Both indices consist of several sub-indices. The CWN index consists of four parts describing: the term of office, appointing and dismissing conditions of the chief executive officer, limitations on lending to the government, objectives of the central bank – what is the status of price stability objective in the central bank’s mandate, and policy formulation conditions – the extent to which central bank has the authority to formulate monetary policy and the power to resist the government. The GMT index consists of political and economic indices. Political independence refers to the capacity of monetary policymakers to choose the final goals and is described by three components: the procedure for appointing the central bank’s board members, the relationship between the central bank’s governing body and the government and the formal responsibilities of the central bank. Economic independence refers to the ability of the central bank to choose the instruments of monetary policy and consists of two aspects: limitations on lending to the government and the types of instruments under the control of the central bank (Grilli et al., 1991). Although many studies indicate high correlation between these two CBI measures, in our study this correlation equals 0.67, which suggests some differences between them. Moreover, they capture to a different extent changes in the legal framework of central banks introduced after the outburst of the global financial crisis. Hence, for the period 2008-2012 the correlation between the indices decreases and equals 0.59. Even more significant differences may be observed for the respective sub-indices. Balls et al. (2016) claim that differences between these two CBI measures have been increasing over time and they discuss some examples of these discrepancies for several countries. These differences suggest the use of both measures in empirical studies to verify the robustness of the results to the choice of the CBI quantification method.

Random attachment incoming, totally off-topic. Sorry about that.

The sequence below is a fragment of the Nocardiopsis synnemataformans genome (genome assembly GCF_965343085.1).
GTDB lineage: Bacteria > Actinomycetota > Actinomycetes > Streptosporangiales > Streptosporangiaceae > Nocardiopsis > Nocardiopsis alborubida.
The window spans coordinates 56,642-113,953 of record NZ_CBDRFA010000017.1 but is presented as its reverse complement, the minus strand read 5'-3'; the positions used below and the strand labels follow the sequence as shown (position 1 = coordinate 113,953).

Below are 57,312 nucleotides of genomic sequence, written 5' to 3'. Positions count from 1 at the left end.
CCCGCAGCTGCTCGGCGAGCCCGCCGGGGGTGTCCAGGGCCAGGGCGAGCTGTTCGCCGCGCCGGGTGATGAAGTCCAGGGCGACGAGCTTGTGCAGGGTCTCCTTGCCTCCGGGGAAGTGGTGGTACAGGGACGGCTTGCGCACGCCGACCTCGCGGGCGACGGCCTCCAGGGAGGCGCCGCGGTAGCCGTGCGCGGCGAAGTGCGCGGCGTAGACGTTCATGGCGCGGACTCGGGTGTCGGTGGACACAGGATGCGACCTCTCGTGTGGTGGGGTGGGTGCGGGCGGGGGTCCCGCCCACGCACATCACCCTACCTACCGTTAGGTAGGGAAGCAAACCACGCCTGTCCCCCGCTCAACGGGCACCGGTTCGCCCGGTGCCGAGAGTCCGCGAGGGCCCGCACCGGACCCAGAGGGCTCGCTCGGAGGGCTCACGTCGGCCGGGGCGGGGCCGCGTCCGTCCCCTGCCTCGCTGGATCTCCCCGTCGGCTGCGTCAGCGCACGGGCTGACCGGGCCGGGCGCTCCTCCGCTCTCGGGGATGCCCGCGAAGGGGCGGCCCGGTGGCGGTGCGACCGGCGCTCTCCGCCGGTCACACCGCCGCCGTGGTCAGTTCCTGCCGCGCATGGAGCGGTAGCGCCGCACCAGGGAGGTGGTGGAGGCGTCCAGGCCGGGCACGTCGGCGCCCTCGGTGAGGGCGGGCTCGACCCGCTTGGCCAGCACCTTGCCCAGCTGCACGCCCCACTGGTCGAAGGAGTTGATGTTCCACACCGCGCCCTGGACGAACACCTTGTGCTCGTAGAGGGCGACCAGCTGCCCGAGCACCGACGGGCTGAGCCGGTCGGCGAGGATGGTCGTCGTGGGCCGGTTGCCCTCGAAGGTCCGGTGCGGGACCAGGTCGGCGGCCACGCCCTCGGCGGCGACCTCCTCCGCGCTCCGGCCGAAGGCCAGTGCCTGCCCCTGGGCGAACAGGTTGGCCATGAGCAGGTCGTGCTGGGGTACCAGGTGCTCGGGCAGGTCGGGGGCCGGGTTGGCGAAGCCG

Empirical results on the CBI-inflation relationship